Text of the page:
Anatomy of a Fade Trade
Walking through a real-time financial thought process.
I awoke this morning to a blanket of white on the East Coast; we're told this is the last major storm of the season, but predicting weather is akin to calling the stock market. Few can do it well, and we'll only know with the benefit of hindsight if real-time observations withstand the test of time.
With that said, it's been a busy day over on our real-time Buzz & Banter, and rather than recreate the wheel, so to speak, I thought it might be of benefit to share a few of the posts from this morning. Remember, we don't "do" advice in Minyanville-we feel that is disingenuous without knowing the time horizon or risk profile of our audience. We talk about what we're doing, how we're doing it, and most importantly, why.
My first Buzz this morning was titled, "Short Santa for a Trade"; I have nothing against Kris Kringle, mind you; I just like to have some fun with words in a business typically devoid of any semblance of creativity. I've included it below; the timestamp on the Buzz was 9:41 a.m. EST:
An old adage is that markets bottom on bad news and top on good news; today's NFP was great news (if you believe the numbers), and that adds an element of doubt to the upside rout.
Please note Goldman (NYSE:GS), JPMorgan (NYSE:JPM), Morgan Stanley (NYSE:MS), Google (NASDAQ:GOOG), and Amazon (NASDAQ:AMZN) trading lower out of the gate. We know that THE line in the upside sand for the S&P (INDEXSP:.INX) is up at 1580 but I couldn't help but fade (read: short) the opening gap for a quick fade trade.
As the market began to come in (read: retreat from the highs of the gap opening), I realized that just yesterday, in A Bird's-Eye View of the Stock Market, I wrote about "my desire to play more alpha (individual stocks) and less market (which is crowded), at least until such time that an advantageous risk-reward emerges (S&P 1580 comes to mind)." That triggered the following Buzz, "Anatomy of a Fade Trade," the timestamp at 10:41 a.m. EST:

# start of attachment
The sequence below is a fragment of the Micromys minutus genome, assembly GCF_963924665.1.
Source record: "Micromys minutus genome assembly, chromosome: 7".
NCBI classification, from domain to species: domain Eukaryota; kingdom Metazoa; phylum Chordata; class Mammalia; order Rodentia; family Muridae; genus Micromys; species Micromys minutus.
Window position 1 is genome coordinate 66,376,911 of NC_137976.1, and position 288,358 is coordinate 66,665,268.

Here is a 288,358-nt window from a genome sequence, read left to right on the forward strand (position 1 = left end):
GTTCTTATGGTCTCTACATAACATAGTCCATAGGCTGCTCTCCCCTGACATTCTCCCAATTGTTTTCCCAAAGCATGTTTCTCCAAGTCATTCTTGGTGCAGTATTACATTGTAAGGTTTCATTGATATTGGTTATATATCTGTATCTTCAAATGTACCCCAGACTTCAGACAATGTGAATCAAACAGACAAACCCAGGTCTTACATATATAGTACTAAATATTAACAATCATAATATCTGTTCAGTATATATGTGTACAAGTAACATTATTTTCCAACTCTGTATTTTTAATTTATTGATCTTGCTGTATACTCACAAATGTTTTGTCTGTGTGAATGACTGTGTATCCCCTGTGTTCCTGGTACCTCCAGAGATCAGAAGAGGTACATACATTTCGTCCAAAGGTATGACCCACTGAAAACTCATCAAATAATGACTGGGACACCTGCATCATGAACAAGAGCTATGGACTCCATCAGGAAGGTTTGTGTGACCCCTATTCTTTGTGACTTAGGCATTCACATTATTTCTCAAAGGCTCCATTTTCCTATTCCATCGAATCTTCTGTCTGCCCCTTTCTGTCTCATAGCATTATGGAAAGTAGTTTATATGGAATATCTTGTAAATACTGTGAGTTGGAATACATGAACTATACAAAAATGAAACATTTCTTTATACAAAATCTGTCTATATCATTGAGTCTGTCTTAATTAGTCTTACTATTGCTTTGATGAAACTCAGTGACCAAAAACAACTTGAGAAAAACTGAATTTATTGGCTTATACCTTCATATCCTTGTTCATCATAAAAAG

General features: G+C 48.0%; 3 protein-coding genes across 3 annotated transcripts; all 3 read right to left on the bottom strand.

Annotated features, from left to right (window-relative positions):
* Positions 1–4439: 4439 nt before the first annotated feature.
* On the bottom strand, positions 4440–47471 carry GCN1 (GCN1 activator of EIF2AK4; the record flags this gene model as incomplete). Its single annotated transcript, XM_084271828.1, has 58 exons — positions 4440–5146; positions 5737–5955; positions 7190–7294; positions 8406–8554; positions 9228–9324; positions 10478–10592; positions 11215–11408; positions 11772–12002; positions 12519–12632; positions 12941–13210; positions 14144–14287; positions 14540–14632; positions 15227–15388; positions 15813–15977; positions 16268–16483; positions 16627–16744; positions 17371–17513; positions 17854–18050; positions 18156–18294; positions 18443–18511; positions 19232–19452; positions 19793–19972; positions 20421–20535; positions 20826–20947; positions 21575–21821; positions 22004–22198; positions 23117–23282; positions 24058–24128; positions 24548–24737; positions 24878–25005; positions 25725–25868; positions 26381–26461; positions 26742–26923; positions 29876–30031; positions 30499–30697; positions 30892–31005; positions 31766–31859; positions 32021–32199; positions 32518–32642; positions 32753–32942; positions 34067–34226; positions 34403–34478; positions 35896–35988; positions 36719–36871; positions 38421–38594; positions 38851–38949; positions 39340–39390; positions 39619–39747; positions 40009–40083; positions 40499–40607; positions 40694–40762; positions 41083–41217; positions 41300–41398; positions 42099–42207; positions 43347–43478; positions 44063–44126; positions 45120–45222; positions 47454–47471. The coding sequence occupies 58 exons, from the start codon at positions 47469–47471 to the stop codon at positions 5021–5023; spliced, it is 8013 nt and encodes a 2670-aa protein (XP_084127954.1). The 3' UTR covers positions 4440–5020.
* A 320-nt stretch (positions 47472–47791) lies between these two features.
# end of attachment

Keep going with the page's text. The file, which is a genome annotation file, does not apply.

There are a few elements to this answer; the first was touched on earlier, but may not prove true: Rallies tend to end on good news, while sell-offs often end on bad news (or, in more familiar parlance, the news is always best at a top and worst at a bottom). I am NOT trying to call a top here, I'm just trading; so it's important that I don't "retro-fit" an axiom and fall prey to one of our 12 Cognitive Biases That Endanger Investors.
The simpler answer is that the tape is extended, gapped higher on the NFP, and the first thing my eyes spied were several large cap banks taking a five-finger sally across the cheek. Indeed as I write, Bank America (NYSE:BAC), Goldman Sachs, JPMorgan, Morgan Stanley, and American Express (NYSE:AXP) are down more than 1%. As go the piggies, so goes the poke? In some way, shape, or form, yes.
Here's the rub; S&P 1580 (or there about) is the level to lean against if you wanna make a meaningful stand, so laying out short-side exposure at S&P 1551 doesn't exactly provide nice and tight defined risk. While I can set my stop on this particular effort on the other side of today's high (near my entry), we're still in "no-man's-land" from a technical standpoint. But alas, there's more.
Technical Analysis 101 dictates that the time to buy a breakout is when it retests the level from which it broke out, or in current parlance, S&P 1525 and/or NDX (INDEXNASDAQ:NDX) 2750. As my chosen vehicle was the S&P, I've included a short-term chart below to demonstrate this logic. I'm not saying it gets there, mind you -- despite the lethargy in the financials, market internals remain 9:5 positive -- but if it does, that would be the level to cover up this trade.
Yes -- the short side remains the cute side above those price parameters (technical analysis is a better context than catalyst), but that's entirely OK; you can do anything as long as you're disciplined.
The trade remains open -- we're updating it in real-time on the Buzz -- but that's the thought process from someone who makes his living in the nuts and guts of the financial strut. Sometimes right, sometimes wrong, but always honest as we're apt to say, so we'll see how this puppy plays out through the rest of the session -- and whether or not I opt to carry home any risk, rather than take the time to enjoy my family, who I haven't seen since last Sunday!
Good luck, and have a great weekend!
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Todd Harrison is the founder and Chief Executive Officer of Minyanville. Prior to his current role, Mr. Harrison was President and head trader at a $400 million dollar New York-based hedge fund. Todd welcomes your comments and/or feedback at firstname.lastname@example.org.
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